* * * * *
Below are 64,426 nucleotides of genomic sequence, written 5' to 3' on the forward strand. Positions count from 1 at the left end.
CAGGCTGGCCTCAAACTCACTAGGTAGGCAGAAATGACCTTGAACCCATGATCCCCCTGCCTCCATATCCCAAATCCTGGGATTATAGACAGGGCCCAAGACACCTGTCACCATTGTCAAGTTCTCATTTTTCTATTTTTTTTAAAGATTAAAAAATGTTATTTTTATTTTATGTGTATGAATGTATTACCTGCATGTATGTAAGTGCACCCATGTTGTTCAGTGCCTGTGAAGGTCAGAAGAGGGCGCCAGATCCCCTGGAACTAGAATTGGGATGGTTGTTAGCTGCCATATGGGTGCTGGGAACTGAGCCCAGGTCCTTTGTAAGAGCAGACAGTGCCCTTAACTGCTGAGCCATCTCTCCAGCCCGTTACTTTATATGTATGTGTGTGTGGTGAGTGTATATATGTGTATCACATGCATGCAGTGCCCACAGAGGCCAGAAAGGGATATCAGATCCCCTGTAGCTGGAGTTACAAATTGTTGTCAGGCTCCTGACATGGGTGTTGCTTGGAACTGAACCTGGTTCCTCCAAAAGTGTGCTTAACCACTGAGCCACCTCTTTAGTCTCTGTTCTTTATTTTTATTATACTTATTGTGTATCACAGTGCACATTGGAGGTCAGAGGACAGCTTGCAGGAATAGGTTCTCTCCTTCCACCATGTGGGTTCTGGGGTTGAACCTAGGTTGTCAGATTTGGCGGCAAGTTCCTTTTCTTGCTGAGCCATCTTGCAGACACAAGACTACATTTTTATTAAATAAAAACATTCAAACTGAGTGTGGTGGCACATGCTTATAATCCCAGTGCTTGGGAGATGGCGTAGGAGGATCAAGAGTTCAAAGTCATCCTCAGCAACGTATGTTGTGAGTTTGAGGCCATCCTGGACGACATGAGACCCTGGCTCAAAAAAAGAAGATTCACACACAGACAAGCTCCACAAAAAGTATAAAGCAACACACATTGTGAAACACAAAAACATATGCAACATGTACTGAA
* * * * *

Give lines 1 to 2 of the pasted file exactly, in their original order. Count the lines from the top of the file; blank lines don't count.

Below are 64,426 nucleotides of genomic sequence, written 5' to 3' on the forward strand. Positions count from 1 at the left end.
CAGGCTGGCCTCAAACTCACTAGGTAGGCAGAAATGACCTTGAACCCATGATCCCCCTGCCTCCATATCCCAAATCCTGGGATTATAGACAGGGCCCAAGACACCTGTCACCATTGTCAAGTTCTCATTTTTCTATTTTTTTTAAAGATTAAAAAATGTTATTTTTATTTTATGTGTATGAATGTATTACCTGCATGTATGTAAGTGCACCCATGTTGTTCAGTGCCTGTGAAGGTCAGAAGAGGGCGCCAGATCCCCTGGAACTAGAATTGGGATGGTTGTTAGCTGCCATATGGGTGCTGGGAACTGAGCCCAGGTCCTTTGTAAGAGCAGACAGTGCCCTTAACTGCTGAGCCATCTCTCCAGCCCGTTACTTTATATGTATGTGTGTGTGGTGAGTGTATATATGTGTATCACATGCATGCAGTGCCCACAGAGGCCAGAAAGGGATATCAGATCCCCTGTAGCTGGAGTTACAAATTGTTGTCAGGCTCCTGACATGGGTGTTGCTTGGAACTGAACCTGGTTCCTCCAAAAGTGTGCTTAACCACTGAGCCACCTCTTTAGTCTCTGTTCTTTATTTTTATTATACTTATTGTGTATCACAGTGCACATTGGAGGTCAGAGGACAGCTTGCAGGAATAGGTTCTCTCCTTCCACCATGTGGGTTCTGGGGTTGAACCTAGGTTGTCAGATTTGGCGGCAAGTTCCTTTTCTTGCTGAGCCATCTTGCAGACACAAGACTACATTTTTATTAAATAAAAACATTCAAACTGAGTGTGGTGGCACATGCTTATAATCCCAGTGCTTGGGAGATGGCGTAGGAGGATCAAGAGTTCAAAGTCATCCTCAGCAACGTATGTTGTGAGTTTGAGGCCATCCTGGACGACATGAGACCCTGGCTCAAAAAAAGAAGATTCACACACAGACAAGCTCCACAAAAAGTATAAAGCAACACACATTGTGAAACACAAAAACATATGCAACATGTACTGAA